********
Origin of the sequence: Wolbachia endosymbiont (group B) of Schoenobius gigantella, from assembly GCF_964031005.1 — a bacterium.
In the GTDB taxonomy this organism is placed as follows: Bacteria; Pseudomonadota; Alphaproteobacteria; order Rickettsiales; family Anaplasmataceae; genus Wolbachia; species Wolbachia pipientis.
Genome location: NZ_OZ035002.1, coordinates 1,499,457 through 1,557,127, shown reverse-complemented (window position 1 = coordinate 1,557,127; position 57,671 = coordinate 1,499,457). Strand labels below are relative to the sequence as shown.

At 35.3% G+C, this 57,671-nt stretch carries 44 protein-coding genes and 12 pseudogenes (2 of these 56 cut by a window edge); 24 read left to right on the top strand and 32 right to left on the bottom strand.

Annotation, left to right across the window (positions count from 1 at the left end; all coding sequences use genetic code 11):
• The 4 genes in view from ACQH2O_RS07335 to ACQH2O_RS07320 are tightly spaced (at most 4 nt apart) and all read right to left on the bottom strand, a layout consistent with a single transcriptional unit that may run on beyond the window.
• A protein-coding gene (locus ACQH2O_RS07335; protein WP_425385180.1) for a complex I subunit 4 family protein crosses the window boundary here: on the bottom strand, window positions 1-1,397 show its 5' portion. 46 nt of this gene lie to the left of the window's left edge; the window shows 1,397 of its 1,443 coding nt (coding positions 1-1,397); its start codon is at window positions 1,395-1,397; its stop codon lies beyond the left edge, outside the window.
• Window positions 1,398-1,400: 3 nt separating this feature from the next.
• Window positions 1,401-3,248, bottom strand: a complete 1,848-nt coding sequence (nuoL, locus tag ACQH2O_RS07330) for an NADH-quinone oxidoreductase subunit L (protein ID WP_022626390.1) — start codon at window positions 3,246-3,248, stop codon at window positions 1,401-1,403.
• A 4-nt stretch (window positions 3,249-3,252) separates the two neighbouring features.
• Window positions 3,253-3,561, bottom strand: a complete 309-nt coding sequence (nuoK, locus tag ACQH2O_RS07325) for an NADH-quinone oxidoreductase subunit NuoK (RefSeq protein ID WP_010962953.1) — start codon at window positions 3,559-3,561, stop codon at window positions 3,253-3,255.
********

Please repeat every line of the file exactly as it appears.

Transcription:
Origin of the sequence: Wolbachia endosymbiont (group B) of Schoenobius gigantella, from assembly GCF_964031005.1 — a bacterium.
In the GTDB taxonomy this organism is placed as follows: Bacteria; Pseudomonadota; Alphaproteobacteria; order Rickettsiales; family Anaplasmataceae; genus Wolbachia; species Wolbachia pipientis.
Genome location: NZ_OZ035002.1, coordinates 1,499,457 through 1,557,127, shown reverse-complemented (window position 1 = coordinate 1,557,127; position 57,671 = coordinate 1,499,457). Strand labels below are relative to the sequence as shown.

At 35.3% G+C, this 57,671-nt stretch carries 44 protein-coding genes and 12 pseudogenes (2 of these 56 cut by a window edge); 24 read left to right on the top strand and 32 right to left on the bottom strand.

Annotation, left to right across the window (positions count from 1 at the left end; all coding sequences use genetic code 11):
• The 4 genes in view from ACQH2O_RS07335 to ACQH2O_RS07320 are tightly spaced (at most 4 nt apart) and all read right to left on the bottom strand, a layout consistent with a single transcriptional unit that may run on beyond the window.
• A protein-coding gene (locus ACQH2O_RS07335; protein WP_425385180.1) for a complex I subunit 4 family protein crosses the window boundary here: on the bottom strand, window positions 1-1,397 show its 5' portion. 46 nt of this gene lie to the left of the window's left edge; the window shows 1,397 of its 1,443 coding nt (coding positions 1-1,397); its start codon is at window positions 1,395-1,397; its stop codon lies beyond the left edge, outside the window.
• Window positions 1,398-1,400: 3 nt separating this feature from the next.
• Window positions 1,401-3,248, bottom strand: a complete 1,848-nt coding sequence (nuoL, locus tag ACQH2O_RS07330) for an NADH-quinone oxidoreductase subunit L (protein ID WP_022626390.1) — start codon at window positions 3,246-3,248, stop codon at window positions 1,401-1,403.
• A 4-nt stretch (window positions 3,249-3,252) separates the two neighbouring features.
• Window positions 3,253-3,561, bottom strand: a complete 309-nt coding sequence (nuoK, locus tag ACQH2O_RS07325) for an NADH-quinone oxidoreductase subunit NuoK (RefSeq protein ID WP_010962953.1) — start codon at window positions 3,559-3,561, stop codon at window positions 3,253-3,255.